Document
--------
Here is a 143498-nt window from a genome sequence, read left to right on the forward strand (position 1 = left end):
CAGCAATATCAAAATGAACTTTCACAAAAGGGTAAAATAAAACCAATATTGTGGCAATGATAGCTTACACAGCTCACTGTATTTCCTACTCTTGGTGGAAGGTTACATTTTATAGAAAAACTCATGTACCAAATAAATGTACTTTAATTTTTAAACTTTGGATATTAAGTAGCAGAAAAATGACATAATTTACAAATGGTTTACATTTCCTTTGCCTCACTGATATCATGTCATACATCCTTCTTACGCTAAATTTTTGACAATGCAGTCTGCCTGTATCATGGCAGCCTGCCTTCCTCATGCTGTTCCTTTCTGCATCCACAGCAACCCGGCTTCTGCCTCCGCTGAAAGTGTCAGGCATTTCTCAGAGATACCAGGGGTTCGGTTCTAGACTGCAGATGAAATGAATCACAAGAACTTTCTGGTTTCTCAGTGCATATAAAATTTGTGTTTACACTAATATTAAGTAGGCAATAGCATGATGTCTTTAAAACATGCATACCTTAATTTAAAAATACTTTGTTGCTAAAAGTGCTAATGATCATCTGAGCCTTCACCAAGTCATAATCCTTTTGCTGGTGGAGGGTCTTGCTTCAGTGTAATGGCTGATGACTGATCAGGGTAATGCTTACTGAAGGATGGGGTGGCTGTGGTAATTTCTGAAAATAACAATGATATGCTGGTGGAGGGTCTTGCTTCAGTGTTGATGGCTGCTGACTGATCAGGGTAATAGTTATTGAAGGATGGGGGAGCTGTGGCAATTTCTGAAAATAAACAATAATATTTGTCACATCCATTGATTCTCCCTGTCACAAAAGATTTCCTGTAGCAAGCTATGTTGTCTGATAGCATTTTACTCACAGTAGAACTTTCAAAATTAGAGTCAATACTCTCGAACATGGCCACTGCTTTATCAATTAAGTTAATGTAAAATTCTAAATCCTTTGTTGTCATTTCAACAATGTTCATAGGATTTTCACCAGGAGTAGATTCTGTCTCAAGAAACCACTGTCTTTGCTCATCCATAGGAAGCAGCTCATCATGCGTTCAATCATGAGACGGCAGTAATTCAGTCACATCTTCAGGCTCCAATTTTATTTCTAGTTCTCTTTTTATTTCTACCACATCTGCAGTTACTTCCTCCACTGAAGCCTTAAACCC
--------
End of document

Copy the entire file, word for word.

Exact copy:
Here is a 143498-nt window from a genome sequence, read left to right on the forward strand (position 1 = left end):
CAGCAATATCAAAATGAACTTTCACAAAAGGGTAAAATAAAACCAATATTGTGGCAATGATAGCTTACACAGCTCACTGTATTTCCTACTCTTGGTGGAAGGTTACATTTTATAGAAAAACTCATGTACCAAATAAATGTACTTTAATTTTTAAACTTTGGATATTAAGTAGCAGAAAAATGACATAATTTACAAATGGTTTACATTTCCTTTGCCTCACTGATATCATGTCATACATCCTTCTTACGCTAAATTTTTGACAATGCAGTCTGCCTGTATCATGGCAGCCTGCCTTCCTCATGCTGTTCCTTTCTGCATCCACAGCAACCCGGCTTCTGCCTCCGCTGAAAGTGTCAGGCATTTCTCAGAGATACCAGGGGTTCGGTTCTAGACTGCAGATGAAATGAATCACAAGAACTTTCTGGTTTCTCAGTGCATATAAAATTTGTGTTTACACTAATATTAAGTAGGCAATAGCATGATGTCTTTAAAACATGCATACCTTAATTTAAAAATACTTTGTTGCTAAAAGTGCTAATGATCATCTGAGCCTTCACCAAGTCATAATCCTTTTGCTGGTGGAGGGTCTTGCTTCAGTGTAATGGCTGATGACTGATCAGGGTAATGCTTACTGAAGGATGGGGTGGCTGTGGTAATTTCTGAAAATAACAATGATATGCTGGTGGAGGGTCTTGCTTCAGTGTTGATGGCTGCTGACTGATCAGGGTAATAGTTATTGAAGGATGGGGGAGCTGTGGCAATTTCTGAAAATAAACAATAATATTTGTCACATCCATTGATTCTCCCTGTCACAAAAGATTTCCTGTAGCAAGCTATGTTGTCTGATAGCATTTTACTCACAGTAGAACTTTCAAAATTAGAGTCAATACTCTCGAACATGGCCACTGCTTTATCAATTAAGTTAATGTAAAATTCTAAATCCTTTGTTGTCATTTCAACAATGTTCATAGGATTTTCACCAGGAGTAGATTCTGTCTCAAGAAACCACTGTCTTTGCTCATCCATAGGAAGCAGCTCATCATGCGTTCAATCATGAGACGGCAGTAATTCAGTCACATCTTCAGGCTCCAATTTTATTTCTAGTTCTCTTTTTATTTCTACCACATCTGCAGTTACTTCCTCCACTGAAGCCTTAAACCC